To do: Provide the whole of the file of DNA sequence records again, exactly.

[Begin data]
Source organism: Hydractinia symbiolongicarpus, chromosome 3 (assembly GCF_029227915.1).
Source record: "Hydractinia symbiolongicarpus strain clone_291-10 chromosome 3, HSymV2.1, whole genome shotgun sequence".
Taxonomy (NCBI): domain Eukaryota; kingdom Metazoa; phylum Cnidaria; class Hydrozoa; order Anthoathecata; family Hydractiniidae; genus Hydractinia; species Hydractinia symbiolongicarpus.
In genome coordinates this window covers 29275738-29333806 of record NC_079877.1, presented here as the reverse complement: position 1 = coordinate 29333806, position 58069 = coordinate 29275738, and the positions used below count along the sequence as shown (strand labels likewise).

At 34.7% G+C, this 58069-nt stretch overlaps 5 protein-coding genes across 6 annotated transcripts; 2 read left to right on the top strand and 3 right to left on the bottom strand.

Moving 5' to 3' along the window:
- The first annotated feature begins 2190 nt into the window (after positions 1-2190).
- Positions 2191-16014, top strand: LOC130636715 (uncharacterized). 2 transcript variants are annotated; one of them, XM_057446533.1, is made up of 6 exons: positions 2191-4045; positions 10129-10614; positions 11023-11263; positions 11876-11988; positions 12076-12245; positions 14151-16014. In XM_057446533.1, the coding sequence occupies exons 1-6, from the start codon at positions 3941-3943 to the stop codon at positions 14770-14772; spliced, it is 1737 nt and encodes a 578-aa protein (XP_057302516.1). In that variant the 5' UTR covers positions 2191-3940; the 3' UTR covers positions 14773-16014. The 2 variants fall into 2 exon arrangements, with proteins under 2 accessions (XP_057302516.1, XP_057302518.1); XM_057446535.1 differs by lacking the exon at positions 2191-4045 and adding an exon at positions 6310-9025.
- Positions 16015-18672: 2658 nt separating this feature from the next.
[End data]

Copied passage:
Source organism: Hydractinia symbiolongicarpus, chromosome 3 (assembly GCF_029227915.1).
Source record: "Hydractinia symbiolongicarpus strain clone_291-10 chromosome 3, HSymV2.1, whole genome shotgun sequence".
Taxonomy (NCBI): domain Eukaryota; kingdom Metazoa; phylum Cnidaria; class Hydrozoa; order Anthoathecata; family Hydractiniidae; genus Hydractinia; species Hydractinia symbiolongicarpus.
In genome coordinates this window covers 29275738-29333806 of record NC_079877.1, presented here as the reverse complement: position 1 = coordinate 29333806, position 58069 = coordinate 29275738, and the positions used below count along the sequence as shown (strand labels likewise).

At 34.7% G+C, this 58069-nt stretch overlaps 5 protein-coding genes across 6 annotated transcripts; 2 read left to right on the top strand and 3 right to left on the bottom strand.

Moving 5' to 3' along the window:
- The first annotated feature begins 2190 nt into the window (after positions 1-2190).
- Positions 2191-16014, top strand: LOC130636715 (uncharacterized). 2 transcript variants are annotated; one of them, XM_057446533.1, is made up of 6 exons: positions 2191-4045; positions 10129-10614; positions 11023-11263; positions 11876-11988; positions 12076-12245; positions 14151-16014. In XM_057446533.1, the coding sequence occupies exons 1-6, from the start codon at positions 3941-3943 to the stop codon at positions 14770-14772; spliced, it is 1737 nt and encodes a 578-aa protein (XP_057302516.1). In that variant the 5' UTR covers positions 2191-3940; the 3' UTR covers positions 14773-16014. The 2 variants fall into 2 exon arrangements, with proteins under 2 accessions (XP_057302516.1, XP_057302518.1); XM_057446535.1 differs by lacking the exon at positions 2191-4045 and adding an exon at positions 6310-9025.
- Positions 16015-18672: 2658 nt separating this feature from the next.